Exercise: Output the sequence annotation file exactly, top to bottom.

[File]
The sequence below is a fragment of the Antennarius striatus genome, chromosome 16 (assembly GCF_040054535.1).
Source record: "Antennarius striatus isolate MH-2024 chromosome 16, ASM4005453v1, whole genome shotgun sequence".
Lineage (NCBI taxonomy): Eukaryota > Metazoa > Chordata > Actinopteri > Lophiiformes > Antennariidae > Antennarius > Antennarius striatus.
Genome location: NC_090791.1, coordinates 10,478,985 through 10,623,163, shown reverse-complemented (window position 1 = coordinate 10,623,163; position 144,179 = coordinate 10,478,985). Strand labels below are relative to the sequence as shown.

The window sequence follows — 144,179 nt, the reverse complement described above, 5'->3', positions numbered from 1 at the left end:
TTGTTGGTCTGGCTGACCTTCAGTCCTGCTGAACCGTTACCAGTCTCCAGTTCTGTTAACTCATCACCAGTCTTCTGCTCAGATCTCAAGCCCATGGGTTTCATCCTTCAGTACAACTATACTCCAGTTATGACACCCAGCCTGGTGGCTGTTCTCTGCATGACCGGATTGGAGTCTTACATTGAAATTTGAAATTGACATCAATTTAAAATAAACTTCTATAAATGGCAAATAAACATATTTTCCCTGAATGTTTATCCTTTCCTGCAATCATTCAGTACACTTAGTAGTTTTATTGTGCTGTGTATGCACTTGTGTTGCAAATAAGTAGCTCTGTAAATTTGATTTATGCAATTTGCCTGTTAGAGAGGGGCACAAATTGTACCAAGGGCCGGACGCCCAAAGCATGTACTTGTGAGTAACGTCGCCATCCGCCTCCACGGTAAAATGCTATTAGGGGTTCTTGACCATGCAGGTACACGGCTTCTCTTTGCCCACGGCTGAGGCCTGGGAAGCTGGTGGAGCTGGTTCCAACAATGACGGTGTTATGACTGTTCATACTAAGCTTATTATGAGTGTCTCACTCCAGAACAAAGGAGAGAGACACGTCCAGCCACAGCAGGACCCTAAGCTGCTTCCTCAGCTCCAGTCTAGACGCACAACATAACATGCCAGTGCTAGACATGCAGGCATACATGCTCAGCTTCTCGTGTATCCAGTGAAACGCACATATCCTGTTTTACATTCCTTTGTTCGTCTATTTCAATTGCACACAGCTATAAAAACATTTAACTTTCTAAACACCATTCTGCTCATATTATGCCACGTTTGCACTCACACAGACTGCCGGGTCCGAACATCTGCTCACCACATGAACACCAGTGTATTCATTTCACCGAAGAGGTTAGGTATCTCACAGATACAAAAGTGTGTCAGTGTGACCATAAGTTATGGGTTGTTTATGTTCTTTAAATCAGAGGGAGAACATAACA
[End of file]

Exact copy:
The sequence below is a fragment of the Antennarius striatus genome, chromosome 16 (assembly GCF_040054535.1).
Source record: "Antennarius striatus isolate MH-2024 chromosome 16, ASM4005453v1, whole genome shotgun sequence".
Lineage (NCBI taxonomy): Eukaryota > Metazoa > Chordata > Actinopteri > Lophiiformes > Antennariidae > Antennarius > Antennarius striatus.
Genome location: NC_090791.1, coordinates 10,478,985 through 10,623,163, shown reverse-complemented (window position 1 = coordinate 10,623,163; position 144,179 = coordinate 10,478,985). Strand labels below are relative to the sequence as shown.

The window sequence follows — 144,179 nt, the reverse complement described above, 5'->3', positions numbered from 1 at the left end:
TTGTTGGTCTGGCTGACCTTCAGTCCTGCTGAACCGTTACCAGTCTCCAGTTCTGTTAACTCATCACCAGTCTTCTGCTCAGATCTCAAGCCCATGGGTTTCATCCTTCAGTACAACTATACTCCAGTTATGACACCCAGCCTGGTGGCTGTTCTCTGCATGACCGGATTGGAGTCTTACATTGAAATTTGAAATTGACATCAATTTAAAATAAACTTCTATAAATGGCAAATAAACATATTTTCCCTGAATGTTTATCCTTTCCTGCAATCATTCAGTACACTTAGTAGTTTTATTGTGCTGTGTATGCACTTGTGTTGCAAATAAGTAGCTCTGTAAATTTGATTTATGCAATTTGCCTGTTAGAGAGGGGCACAAATTGTACCAAGGGCCGGACGCCCAAAGCATGTACTTGTGAGTAACGTCGCCATCCGCCTCCACGGTAAAATGCTATTAGGGGTTCTTGACCATGCAGGTACACGGCTTCTCTTTGCCCACGGCTGAGGCCTGGGAAGCTGGTGGAGCTGGTTCCAACAATGACGGTGTTATGACTGTTCATACTAAGCTTATTATGAGTGTCTCACTCCAGAACAAAGGAGAGAGACACGTCCAGCCACAGCAGGACCCTAAGCTGCTTCCTCAGCTCCAGTCTAGACGCACAACATAACATGCCAGTGCTAGACATGCAGGCATACATGCTCAGCTTCTCGTGTATCCAGTGAAACGCACATATCCTGTTTTACATTCCTTTGTTCGTCTATTTCAATTGCACACAGCTATAAAAACATTTAACTTTCTAAACACCATTCTGCTCATATTATGCCACGTTTGCACTCACACAGACTGCCGGGTCCGAACATCTGCTCACCACATGAACACCAGTGTATTCATTTCACCGAAGAGGTTAGGTATCTCACAGATACAAAAGTGTGTCAGTGTGACCATAAGTTATGGGTTGTTTATGTTCTTTAAATCAGAGGGAGAACATAACA